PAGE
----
At age 17, Achille Segard spent his summer job money on a chainmail shirt. Eager to pair it with matching socks, he started bending any wire he could find, to the delight of the local livestock. Today, his chainmail weaving draws upon the geometries of fractals and M.C. Escher's tessellations.
After a decade studying, working or teaching in the design and construction industries in Wellington, he has had many occasions to learn or teach a new tool. Experienced in running letterpress printing workshops and tutoring design classes at university, he intends to take a hands-off approach to teaching, to promote collaboration between the learners.
“Kei ngā kaihoe o te waka reo, tēnā koutou, tēnā tātou.
Nō Ngā Rauru, nō Ngāti Ruanui, nō Te Āti Haunui-a-Pāpārangi, nō Te Arawa, nō Ngāi Tahu hoki.
Ko Taranaki te tūrangawaewae.
Ko Alana Broughton te ingoa.
A Radio Broadcaster at Ātiawa Toa FM and Reo Māori Educator, Alana is absolutely passionate about the provision of te reo Māori. She is a first language speaker, privileged to have learnt at home and throughout her school years, from Kōhanga Reo to Māori Boarding School, and on to University. Although Alana often works with educators and professionals, she is just as invested in teaching everyday language for use by and within the community.
She is proud to have grown up in Wellington, amongst the Te Ātiawa people, acknowledging the mana whenua for nurturing her reo and feeding her much more than just kai. Considered a ‘City Slick’ whenever she visits whānau in Taranaki, she wears this name, along with hot pink gumboots, joyfully as it is one of her strengths to be able to walk in two worlds. It is where these two worlds meet that Alana has worked - within museums, schools, councils and many more workplaces that share the same priority to revitalise and normalise te reo Māori.
Alana believes te reo is an incredibly fun language and although she has only had positive experiences with the language, she acknowledges the mamae some may have experienced and therefor carry into this shared space of learning. Te reo Māori is indeed a taonga, everyone is at a different stage of their learning journey, however, it is by working together that we will progress forward.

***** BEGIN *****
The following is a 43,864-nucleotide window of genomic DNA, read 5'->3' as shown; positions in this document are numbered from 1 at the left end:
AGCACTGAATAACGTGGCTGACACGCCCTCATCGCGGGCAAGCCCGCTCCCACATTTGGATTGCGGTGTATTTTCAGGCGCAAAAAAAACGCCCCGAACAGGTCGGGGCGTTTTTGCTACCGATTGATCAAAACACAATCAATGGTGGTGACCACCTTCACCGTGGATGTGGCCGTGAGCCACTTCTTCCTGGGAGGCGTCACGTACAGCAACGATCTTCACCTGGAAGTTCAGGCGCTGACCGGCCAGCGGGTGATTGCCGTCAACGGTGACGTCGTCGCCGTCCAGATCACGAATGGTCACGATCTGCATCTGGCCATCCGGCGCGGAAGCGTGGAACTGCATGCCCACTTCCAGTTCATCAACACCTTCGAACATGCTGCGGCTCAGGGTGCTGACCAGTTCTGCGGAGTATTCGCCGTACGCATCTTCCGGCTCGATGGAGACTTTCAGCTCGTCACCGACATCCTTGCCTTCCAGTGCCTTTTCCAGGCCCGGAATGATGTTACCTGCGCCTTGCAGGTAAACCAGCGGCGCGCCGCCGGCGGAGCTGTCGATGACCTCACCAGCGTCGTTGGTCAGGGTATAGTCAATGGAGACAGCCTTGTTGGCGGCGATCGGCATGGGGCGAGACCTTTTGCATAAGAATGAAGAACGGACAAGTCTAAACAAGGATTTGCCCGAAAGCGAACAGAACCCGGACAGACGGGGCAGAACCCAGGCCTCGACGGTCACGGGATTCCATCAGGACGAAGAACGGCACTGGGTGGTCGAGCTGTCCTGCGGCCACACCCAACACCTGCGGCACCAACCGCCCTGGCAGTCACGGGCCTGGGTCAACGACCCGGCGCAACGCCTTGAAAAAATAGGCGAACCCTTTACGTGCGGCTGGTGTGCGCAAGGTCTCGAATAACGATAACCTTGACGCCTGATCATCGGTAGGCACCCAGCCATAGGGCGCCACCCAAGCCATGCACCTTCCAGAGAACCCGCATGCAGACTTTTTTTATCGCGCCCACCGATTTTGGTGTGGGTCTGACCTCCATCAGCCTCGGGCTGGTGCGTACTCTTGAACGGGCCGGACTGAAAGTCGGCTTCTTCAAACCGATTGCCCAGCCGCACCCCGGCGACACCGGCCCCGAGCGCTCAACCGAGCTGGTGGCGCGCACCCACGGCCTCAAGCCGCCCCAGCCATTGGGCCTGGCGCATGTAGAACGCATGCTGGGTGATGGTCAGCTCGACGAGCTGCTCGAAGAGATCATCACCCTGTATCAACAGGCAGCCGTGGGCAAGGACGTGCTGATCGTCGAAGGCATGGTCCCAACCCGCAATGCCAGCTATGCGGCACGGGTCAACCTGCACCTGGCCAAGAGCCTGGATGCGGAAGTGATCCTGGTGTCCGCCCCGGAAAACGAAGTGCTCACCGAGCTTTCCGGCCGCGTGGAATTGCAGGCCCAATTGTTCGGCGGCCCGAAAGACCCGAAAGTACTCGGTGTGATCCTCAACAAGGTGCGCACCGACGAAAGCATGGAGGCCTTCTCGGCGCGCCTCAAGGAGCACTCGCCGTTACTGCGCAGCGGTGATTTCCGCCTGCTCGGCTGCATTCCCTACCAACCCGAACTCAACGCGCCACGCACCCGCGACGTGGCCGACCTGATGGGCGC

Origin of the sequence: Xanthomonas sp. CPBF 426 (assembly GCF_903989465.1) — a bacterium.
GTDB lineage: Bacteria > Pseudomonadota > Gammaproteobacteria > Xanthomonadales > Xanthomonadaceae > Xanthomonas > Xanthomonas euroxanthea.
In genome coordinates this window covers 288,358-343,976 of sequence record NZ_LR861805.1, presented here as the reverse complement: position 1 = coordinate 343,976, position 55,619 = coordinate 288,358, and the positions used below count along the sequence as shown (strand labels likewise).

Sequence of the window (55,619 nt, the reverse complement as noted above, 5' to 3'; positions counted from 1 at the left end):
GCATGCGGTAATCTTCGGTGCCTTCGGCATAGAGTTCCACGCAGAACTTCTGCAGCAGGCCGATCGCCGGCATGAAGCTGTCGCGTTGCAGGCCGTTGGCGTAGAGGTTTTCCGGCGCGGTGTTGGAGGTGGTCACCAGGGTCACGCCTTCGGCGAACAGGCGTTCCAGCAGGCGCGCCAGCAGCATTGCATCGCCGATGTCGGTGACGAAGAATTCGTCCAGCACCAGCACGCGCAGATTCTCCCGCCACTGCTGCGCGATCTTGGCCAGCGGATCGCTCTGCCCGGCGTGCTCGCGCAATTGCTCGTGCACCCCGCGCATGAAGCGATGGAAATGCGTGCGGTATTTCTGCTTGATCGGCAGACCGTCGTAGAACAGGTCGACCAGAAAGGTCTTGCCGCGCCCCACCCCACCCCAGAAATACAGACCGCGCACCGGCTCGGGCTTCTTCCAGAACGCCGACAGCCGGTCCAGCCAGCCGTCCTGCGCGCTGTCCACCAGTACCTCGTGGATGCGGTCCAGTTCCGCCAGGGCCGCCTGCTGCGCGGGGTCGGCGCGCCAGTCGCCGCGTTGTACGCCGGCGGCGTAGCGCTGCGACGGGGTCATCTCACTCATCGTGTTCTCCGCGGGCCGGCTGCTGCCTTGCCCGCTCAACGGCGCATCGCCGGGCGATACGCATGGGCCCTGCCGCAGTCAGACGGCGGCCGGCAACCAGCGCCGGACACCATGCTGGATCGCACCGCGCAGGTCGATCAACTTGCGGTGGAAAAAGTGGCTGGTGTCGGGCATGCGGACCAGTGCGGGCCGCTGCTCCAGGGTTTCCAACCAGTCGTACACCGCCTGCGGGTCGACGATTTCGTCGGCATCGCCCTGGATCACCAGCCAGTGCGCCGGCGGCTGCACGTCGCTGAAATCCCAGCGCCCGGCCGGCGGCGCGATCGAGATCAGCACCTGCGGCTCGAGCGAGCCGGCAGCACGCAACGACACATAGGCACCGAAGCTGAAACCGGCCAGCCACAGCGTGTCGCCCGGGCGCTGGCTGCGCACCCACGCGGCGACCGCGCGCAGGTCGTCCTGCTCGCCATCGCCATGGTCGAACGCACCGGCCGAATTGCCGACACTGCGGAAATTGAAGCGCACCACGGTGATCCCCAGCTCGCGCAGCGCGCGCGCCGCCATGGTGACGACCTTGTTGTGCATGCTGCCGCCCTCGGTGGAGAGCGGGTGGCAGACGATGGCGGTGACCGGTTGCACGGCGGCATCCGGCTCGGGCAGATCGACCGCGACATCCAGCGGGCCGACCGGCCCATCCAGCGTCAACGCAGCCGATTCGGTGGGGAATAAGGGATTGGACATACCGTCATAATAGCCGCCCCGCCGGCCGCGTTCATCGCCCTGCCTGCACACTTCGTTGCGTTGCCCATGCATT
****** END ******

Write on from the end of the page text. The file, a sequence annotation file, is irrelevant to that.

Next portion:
Mā tō hoe, mā taku hoe, ka tere ai te waka.
Nō reira rā, ki te hoe!”
Alex has over 20 years of dance experience, after having lived and trained in Argentina. He's developed a strong passion for dance and has been one of the pioneers of bringing Latin dance to Wellington, teaching since 1997 around NZ and Australasia. Currently Wellington and Hawkes Bay-based, he teaches regular dance lessons and hosts social dance events.
He regularly teaches and performs at charity functions, as well as corporate performances and in schools.
For more info see www.dancetango.co.nz
Alexis comes from Otaki and regularly holds workshops about food, whether it be cheese making, pasta making, sausage making or preserving, for groups at private functions, through to team building events for corporates.
Passionate about fresh, good quality food (especially from her own garden!), Alexis loves to pass on her knowledge to others.
Formally, Ali has an Advanced Diploma in Art & Creativity and a Post Graduate Diploma in Business Administration (Communications). She worked as a corporate weasel for 20 years, facilitating corporate stakeholder relations and the strategic conversation. Yup.
Then Ali met improv at a Wellington Improvisation Troupe beginner’s class at the Wellington Community Education Centre. There was a lot of laughing. The other students were playful and supportive, variously shy or bold, everyone had fun. A ridiculous amount of fun. It was the start of a happy and strange creative journey, although Ali originally only signed up to help improve her public speaking skills.
During her time with WIT Ali has performed in and produced shows, taught workshops, taken workshops with some of the best improvisors in the world, made an improvised short movie, built a Gorilla, traveled from Wellington to Loose Moose in Canada and Improvention in Canberra, made, exhibited and performed with masks and puppets, been on the committee several times and had a whole lot of fun taking photographs of shows.
She is currently a Co-Creative Director of WIT.
I am currently employed by the Open Polytechnic as the team lead for the principal learning designer team. Before that I was a senior learning designer for 9 years. I am a qualified Learning and Development professional who has worked as a facilitator, training manager and instructional designer in the private and public sector within New Zealand and overseas
I have been practicing calligraphy since I was little. I enjoyed observing the interactions between ink and inkstone and feeling the brush traveling through Xuan paper, a high quality rice paper specifically made for Chinese brush calligraphy and brush painting.